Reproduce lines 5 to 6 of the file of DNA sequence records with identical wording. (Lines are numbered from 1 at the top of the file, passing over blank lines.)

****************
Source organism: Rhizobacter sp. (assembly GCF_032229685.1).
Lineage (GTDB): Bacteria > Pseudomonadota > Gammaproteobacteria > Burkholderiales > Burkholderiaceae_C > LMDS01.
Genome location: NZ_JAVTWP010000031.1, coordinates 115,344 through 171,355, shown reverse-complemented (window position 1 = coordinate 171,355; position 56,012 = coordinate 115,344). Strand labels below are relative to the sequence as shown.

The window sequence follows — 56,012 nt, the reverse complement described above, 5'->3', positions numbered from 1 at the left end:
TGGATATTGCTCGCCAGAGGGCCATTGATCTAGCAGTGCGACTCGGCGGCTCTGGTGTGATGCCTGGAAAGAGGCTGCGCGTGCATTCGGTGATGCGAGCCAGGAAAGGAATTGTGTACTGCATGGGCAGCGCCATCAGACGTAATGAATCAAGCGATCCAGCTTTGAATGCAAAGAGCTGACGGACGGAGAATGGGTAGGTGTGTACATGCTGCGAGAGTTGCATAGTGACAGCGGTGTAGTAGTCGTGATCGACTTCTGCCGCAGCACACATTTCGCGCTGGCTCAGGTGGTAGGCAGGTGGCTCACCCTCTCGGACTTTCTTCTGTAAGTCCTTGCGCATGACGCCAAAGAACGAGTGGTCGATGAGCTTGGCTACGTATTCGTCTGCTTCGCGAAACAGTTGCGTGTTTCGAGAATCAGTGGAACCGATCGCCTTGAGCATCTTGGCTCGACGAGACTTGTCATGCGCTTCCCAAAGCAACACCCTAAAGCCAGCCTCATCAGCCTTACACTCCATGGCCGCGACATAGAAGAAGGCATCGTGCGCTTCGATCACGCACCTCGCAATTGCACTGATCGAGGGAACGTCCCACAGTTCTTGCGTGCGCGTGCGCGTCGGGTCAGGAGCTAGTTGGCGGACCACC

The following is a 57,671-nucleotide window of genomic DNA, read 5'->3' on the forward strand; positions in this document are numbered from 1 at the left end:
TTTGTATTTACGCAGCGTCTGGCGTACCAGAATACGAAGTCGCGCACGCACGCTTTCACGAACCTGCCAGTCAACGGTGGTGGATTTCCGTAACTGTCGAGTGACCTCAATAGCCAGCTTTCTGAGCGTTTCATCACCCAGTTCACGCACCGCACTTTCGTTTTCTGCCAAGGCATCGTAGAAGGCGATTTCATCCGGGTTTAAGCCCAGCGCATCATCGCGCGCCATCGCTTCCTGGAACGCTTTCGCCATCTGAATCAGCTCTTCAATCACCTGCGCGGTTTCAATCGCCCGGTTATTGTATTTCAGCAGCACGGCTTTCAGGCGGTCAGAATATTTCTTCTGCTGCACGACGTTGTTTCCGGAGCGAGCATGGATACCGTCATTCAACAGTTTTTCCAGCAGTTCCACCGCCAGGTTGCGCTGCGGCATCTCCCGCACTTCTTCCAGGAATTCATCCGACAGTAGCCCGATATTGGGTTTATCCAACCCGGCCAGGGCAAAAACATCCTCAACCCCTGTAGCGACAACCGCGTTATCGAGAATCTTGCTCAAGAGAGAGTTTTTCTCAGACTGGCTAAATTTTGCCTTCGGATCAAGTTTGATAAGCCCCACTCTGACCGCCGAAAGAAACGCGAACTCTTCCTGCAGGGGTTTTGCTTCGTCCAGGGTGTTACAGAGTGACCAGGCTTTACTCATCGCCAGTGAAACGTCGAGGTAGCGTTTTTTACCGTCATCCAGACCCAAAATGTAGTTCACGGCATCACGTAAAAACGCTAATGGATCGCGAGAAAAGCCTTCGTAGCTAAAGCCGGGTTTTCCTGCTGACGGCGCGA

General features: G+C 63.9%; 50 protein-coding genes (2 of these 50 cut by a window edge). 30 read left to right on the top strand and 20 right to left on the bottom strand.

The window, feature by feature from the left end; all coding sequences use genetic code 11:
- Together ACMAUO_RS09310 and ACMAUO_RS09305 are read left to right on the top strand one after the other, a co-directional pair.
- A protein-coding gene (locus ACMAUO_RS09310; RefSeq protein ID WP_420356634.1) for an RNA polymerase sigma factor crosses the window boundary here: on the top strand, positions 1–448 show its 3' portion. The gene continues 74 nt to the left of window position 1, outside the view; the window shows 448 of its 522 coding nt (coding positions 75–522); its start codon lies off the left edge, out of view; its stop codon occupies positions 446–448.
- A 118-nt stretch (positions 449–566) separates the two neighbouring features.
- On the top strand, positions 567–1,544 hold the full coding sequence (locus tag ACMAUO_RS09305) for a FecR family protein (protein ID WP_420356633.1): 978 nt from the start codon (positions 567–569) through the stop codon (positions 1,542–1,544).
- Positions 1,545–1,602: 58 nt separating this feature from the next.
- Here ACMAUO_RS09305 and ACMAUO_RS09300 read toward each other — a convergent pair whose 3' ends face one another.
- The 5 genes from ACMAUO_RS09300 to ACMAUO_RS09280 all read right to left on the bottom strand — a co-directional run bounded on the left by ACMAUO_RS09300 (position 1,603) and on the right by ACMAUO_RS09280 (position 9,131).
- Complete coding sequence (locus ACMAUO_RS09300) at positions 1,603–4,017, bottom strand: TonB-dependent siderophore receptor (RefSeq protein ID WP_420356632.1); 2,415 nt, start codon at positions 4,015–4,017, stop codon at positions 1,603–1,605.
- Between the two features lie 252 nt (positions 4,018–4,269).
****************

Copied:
TGGATATTGCTCGCCAGAGGGCCATTGATCTAGCAGTGCGACTCGGCGGCTCTGGTGTGATGCCTGGAAAGAGGCTGCGCGTGCATTCGGTGATGCGAGCCAGGAAAGGAATTGTGTACTGCATGGGCAGCGCCATCAGACGTAATGAATCAAGCGATCCAGCTTTGAATGCAAAGAGCTGACGGACGGAGAATGGGTAGGTGTGTACATGCTGCGAGAGTTGCATAGTGACAGCGGTGTAGTAGTCGTGATCGACTTCTGCCGCAGCACACATTTCGCGCTGGCTCAGGTGGTAGGCAGGTGGCTCACCCTCTCGGACTTTCTTCTGTAAGTCCTTGCGCATGACGCCAAAGAACGAGTGGTCGATGAGCTTGGCTACGTATTCGTCTGCTTCGCGAAACAGTTGCGTGTTTCGAGAATCAGTGGAACCGATCGCCTTGAGCATCTTGGCTCGACGAGACTTGTCATGCGCTTCCCAAAGCAACACCCTAAAGCCAGCCTCATCAGCCTTACACTCCATGGCCGCGACATAGAAGAAGGCATCGTGCGCTTCGATCACGCACCTCGCAATTGCACTGATCGAGGGAACGTCCCACAGTTCTTGCGTGCGCGTGCGCGTCGGGTCAGGAGCTAGTTGGCGGACCACC

The following is a 57,671-nucleotide window of genomic DNA, read 5'->3' on the forward strand; positions in this document are numbered from 1 at the left end: